NPR logo Dow Plummets on Housing Woes, Rising Oil Prices


Dow Plummets on Housing Woes, Rising Oil Prices

Stock investors suffered one of the biggest blows of the year Thursday, as a woe-filled housing market and rising oil prices caused the Dow Jones industrial average to plunge.

The Dow tumbled more than 400 points before recovering to close with a loss of 311 points, at 13,473.

The drop is the biggest since the index plummeted 416 points Feb. 27, after a nearly 10-percent decline in Chinese stock markets.

Meanwhile, a barrel of crude oil was up 27 cents at $76.15 on the New York Mercantile Exchange, feeding the market's worries about inflation.

Disappointing home sales figures, released Thursday, increased uneasiness about the mortgage and corporate lending markets.

Investors who had been able to shrug off concerns about problems in subprime mortgage lending and a more difficult environment for corporate borrowing were clearly worried again.

The anxiety rose after the Commerce Department reported Thursday that sales of new homes dropped 6.6 percent last month to a seasonally adjusted annual rate of 834,000 units — more than triple what had been expected and the largest percentage drop since sales fell by 12.7 percent in January.

Disappointing results from homebuilders Pulte Homes Inc. and D.R. Horton Inc. further pressured the market.

Jitters also remain throughout the market that the number of private-equity deals — a main driver of the market's record run — might dry up as firms have difficulties accessing credit.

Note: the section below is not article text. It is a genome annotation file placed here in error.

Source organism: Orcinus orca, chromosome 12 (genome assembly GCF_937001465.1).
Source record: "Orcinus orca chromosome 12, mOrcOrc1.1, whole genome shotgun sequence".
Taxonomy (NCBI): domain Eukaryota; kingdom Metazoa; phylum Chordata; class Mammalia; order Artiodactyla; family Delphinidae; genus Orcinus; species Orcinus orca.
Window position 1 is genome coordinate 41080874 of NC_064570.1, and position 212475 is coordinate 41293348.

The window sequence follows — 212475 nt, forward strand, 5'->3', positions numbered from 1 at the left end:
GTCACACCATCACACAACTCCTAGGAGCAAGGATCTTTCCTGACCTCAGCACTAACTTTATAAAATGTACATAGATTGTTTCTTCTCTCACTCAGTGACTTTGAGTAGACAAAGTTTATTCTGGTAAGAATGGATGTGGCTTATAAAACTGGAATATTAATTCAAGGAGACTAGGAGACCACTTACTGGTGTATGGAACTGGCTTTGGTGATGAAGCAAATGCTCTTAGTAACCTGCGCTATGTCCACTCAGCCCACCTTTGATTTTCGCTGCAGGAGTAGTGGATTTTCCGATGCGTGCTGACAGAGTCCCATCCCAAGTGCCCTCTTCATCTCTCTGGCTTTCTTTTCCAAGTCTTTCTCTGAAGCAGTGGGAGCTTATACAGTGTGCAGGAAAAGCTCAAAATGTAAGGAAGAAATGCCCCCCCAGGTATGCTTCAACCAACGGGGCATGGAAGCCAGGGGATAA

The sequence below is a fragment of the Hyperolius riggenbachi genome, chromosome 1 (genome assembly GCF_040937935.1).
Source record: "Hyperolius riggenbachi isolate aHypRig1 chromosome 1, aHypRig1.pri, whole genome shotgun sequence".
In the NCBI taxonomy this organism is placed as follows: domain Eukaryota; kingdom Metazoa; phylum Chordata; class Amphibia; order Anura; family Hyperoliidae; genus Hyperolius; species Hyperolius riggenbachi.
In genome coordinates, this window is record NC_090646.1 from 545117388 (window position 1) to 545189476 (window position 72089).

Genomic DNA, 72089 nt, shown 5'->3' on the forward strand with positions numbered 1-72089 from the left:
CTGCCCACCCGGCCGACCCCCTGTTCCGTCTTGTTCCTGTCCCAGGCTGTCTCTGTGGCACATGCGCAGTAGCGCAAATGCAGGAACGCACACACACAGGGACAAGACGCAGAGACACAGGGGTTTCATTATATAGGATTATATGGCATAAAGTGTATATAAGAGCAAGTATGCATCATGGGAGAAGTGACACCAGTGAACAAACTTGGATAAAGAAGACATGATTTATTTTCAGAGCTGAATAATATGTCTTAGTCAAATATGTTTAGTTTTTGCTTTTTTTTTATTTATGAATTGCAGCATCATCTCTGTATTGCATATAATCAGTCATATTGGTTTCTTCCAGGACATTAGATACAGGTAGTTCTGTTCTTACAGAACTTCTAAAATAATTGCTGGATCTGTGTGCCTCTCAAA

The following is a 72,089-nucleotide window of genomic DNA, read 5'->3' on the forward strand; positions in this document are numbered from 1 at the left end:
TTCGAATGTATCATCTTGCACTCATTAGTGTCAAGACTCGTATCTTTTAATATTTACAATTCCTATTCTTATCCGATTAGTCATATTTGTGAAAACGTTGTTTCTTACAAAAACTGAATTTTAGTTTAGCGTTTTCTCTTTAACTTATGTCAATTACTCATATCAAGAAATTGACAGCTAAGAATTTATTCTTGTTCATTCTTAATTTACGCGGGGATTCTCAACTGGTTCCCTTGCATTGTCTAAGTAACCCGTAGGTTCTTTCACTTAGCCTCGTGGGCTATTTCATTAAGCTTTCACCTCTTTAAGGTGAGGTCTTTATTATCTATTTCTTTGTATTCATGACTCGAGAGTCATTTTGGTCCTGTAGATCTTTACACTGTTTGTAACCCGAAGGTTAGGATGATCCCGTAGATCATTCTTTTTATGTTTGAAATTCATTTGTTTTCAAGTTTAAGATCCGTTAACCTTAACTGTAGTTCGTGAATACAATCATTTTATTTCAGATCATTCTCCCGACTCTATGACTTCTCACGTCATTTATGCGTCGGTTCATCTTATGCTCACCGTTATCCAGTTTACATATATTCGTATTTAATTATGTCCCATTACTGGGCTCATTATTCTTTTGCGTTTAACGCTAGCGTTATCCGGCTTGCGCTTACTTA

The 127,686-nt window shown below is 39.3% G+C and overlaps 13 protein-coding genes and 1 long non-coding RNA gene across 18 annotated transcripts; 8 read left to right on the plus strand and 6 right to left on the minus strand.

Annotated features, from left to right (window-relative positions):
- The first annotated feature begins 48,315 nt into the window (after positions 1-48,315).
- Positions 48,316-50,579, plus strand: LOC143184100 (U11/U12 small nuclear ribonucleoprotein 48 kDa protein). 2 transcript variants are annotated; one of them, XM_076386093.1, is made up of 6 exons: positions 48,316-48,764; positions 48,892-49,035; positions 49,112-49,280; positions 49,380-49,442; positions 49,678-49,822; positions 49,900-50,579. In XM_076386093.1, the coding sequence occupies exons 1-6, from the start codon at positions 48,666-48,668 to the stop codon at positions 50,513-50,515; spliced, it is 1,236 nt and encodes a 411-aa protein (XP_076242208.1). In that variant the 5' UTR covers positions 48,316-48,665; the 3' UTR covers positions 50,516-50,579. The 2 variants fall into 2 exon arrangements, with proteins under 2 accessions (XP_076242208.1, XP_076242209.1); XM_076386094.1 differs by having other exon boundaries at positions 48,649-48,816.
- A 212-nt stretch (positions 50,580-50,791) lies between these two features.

"Wall Street continues to walk a wall of worry," said Ryan Larson, a senior equity trader at Voyageur Asset Management. "The housing market continues to be a story, and nobody knows when it will rebound. But, the real concerns are about credit and oil pushing higher."

Thursday's trading was the latest in a series of frenetic sessions over the past month, many accompanied by triple-digit swings in the Dow. Investors either sold shares on worries about the subprime fallout or bought on optimism that there wouldn't be any widespread problems caused by mortgage failures.

Many analysts have described the back-and-forth trading as overwrought and based on gut emotion that took the Dow across the 14,000 mark for the first time.

But the release of second-quarter corporate earnings proved sobering.

Not only was the Dow off, but the broader Standard & Poor's 500 index dropped 35.89, or 2.36 percent, to 1,482.20. The Nasdaq composite index, which is laden with tech stocks, tumbled nearly 49 points, to 2,599.

"It has been pretty volatile as of late, but now fears about a credit crunch are spreading more than they have in the past — and that's causing this drop," said Matt Kelmon, portfolio manager of the Kelmoore Strategy Funds. "That's hurting the financials, and now energy companies are joining the party because oil is so high. They make up a large part of the S&P 500."